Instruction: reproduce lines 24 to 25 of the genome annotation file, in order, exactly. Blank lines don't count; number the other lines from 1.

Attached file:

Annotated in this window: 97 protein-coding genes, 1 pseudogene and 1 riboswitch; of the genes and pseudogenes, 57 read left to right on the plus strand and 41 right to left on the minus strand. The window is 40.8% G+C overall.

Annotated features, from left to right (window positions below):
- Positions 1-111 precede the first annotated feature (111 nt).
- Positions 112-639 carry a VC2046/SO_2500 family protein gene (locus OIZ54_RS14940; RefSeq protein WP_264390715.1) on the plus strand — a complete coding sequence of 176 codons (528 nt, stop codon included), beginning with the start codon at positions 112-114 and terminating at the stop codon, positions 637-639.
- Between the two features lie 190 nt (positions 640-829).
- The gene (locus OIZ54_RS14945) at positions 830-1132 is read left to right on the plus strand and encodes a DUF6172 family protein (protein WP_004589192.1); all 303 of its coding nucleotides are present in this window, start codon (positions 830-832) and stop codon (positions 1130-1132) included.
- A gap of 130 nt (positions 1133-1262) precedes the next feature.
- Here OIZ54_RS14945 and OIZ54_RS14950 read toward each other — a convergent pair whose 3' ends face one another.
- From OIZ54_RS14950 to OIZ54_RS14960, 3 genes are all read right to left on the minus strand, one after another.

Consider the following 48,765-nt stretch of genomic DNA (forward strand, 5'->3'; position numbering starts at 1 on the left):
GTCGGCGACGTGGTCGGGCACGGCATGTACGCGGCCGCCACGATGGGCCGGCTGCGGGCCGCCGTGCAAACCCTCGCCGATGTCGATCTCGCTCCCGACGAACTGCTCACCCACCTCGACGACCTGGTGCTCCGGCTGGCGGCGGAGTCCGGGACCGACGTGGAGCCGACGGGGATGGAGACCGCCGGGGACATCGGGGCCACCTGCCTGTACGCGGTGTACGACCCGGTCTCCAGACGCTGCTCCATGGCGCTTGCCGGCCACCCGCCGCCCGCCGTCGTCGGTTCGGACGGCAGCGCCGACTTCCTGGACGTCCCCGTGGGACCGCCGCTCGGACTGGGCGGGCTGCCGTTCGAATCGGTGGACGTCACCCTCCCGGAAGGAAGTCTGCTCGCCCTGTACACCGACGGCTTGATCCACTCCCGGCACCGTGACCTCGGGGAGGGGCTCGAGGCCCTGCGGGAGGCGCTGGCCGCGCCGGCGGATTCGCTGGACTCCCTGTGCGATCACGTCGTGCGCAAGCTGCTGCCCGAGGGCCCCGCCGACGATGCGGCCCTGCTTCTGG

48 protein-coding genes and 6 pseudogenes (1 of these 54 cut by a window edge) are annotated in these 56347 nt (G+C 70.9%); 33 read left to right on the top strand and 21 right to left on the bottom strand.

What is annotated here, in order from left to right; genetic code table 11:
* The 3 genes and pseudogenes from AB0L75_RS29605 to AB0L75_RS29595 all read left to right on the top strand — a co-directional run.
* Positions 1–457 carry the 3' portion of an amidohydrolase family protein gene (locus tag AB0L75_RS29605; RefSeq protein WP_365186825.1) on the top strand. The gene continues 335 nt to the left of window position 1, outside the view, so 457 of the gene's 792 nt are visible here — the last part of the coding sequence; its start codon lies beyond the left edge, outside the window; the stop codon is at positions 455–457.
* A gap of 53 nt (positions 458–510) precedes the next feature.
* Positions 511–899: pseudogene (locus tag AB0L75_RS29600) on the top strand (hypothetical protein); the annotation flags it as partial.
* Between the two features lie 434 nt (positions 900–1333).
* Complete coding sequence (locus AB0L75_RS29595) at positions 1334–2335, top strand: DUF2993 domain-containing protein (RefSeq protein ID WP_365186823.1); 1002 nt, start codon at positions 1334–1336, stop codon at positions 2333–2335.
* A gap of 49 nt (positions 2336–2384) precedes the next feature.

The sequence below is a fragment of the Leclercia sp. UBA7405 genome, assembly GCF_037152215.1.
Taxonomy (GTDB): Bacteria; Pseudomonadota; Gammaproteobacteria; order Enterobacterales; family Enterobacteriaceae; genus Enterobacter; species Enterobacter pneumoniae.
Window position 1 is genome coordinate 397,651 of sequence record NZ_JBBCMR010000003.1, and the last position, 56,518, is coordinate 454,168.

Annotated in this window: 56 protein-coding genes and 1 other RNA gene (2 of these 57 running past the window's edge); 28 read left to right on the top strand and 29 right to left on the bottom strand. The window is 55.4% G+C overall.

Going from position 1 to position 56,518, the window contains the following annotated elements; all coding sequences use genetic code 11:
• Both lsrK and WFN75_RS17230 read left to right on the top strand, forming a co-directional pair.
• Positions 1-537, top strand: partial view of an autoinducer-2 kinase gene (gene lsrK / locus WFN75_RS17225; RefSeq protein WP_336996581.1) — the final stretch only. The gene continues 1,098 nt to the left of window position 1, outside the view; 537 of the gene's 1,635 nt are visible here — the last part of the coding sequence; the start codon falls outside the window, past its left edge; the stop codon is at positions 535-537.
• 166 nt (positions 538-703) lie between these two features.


Annotated in this window: 56 protein-coding genes and 1 other RNA gene (2 of these 57 running past the window's edge); 28 read left to right on the top strand and 29 right to left on the bottom strand. The window is 55.4% G+C overall.

Going from position 1 to position 56,518, the window contains the following annotated elements; all coding sequences use genetic code 11: